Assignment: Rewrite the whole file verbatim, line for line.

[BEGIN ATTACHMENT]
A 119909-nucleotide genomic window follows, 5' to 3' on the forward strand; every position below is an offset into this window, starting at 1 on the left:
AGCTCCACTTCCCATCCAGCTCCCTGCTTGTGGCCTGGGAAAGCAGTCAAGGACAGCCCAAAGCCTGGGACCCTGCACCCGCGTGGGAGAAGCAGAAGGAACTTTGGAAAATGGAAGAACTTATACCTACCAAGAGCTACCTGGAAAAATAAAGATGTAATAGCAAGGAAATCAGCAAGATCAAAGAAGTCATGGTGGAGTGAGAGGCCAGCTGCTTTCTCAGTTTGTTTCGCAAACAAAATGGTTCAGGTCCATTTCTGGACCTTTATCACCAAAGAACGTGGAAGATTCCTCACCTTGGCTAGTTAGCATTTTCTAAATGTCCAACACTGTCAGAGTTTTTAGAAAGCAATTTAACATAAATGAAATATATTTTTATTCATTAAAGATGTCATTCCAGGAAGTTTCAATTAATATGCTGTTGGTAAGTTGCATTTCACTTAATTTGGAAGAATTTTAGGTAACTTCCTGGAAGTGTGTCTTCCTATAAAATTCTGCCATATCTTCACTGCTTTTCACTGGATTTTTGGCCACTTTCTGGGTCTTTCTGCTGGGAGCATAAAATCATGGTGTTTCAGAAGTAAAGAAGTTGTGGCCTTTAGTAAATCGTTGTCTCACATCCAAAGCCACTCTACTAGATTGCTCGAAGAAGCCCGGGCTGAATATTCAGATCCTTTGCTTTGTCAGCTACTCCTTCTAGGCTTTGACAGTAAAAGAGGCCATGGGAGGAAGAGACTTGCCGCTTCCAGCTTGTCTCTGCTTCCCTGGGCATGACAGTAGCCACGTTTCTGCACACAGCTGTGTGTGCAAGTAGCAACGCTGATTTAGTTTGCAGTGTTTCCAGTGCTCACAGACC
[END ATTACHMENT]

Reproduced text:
A 119909-nucleotide genomic window follows, 5' to 3' on the forward strand; every position below is an offset into this window, starting at 1 on the left:
AGCTCCACTTCCCATCCAGCTCCCTGCTTGTGGCCTGGGAAAGCAGTCAAGGACAGCCCAAAGCCTGGGACCCTGCACCCGCGTGGGAGAAGCAGAAGGAACTTTGGAAAATGGAAGAACTTATACCTACCAAGAGCTACCTGGAAAAATAAAGATGTAATAGCAAGGAAATCAGCAAGATCAAAGAAGTCATGGTGGAGTGAGAGGCCAGCTGCTTTCTCAGTTTGTTTCGCAAACAAAATGGTTCAGGTCCATTTCTGGACCTTTATCACCAAAGAACGTGGAAGATTCCTCACCTTGGCTAGTTAGCATTTTCTAAATGTCCAACACTGTCAGAGTTTTTAGAAAGCAATTTAACATAAATGAAATATATTTTTATTCATTAAAGATGTCATTCCAGGAAGTTTCAATTAATATGCTGTTGGTAAGTTGCATTTCACTTAATTTGGAAGAATTTTAGGTAACTTCCTGGAAGTGTGTCTTCCTATAAAATTCTGCCATATCTTCACTGCTTTTCACTGGATTTTTGGCCACTTTCTGGGTCTTTCTGCTGGGAGCATAAAATCATGGTGTTTCAGAAGTAAAGAAGTTGTGGCCTTTAGTAAATCGTTGTCTCACATCCAAAGCCACTCTACTAGATTGCTCGAAGAAGCCCGGGCTGAATATTCAGATCCTTTGCTTTGTCAGCTACTCCTTCTAGGCTTTGACAGTAAAAGAGGCCATGGGAGGAAGAGACTTGCCGCTTCCAGCTTGTCTCTGCTTCCCTGGGCATGACAGTAGCCACGTTTCTGCACACAGCTGTGTGTGCAAGTAGCAACGCTGATTTAGTTTGCAGTGTTTCCAGTGCTCACAGACC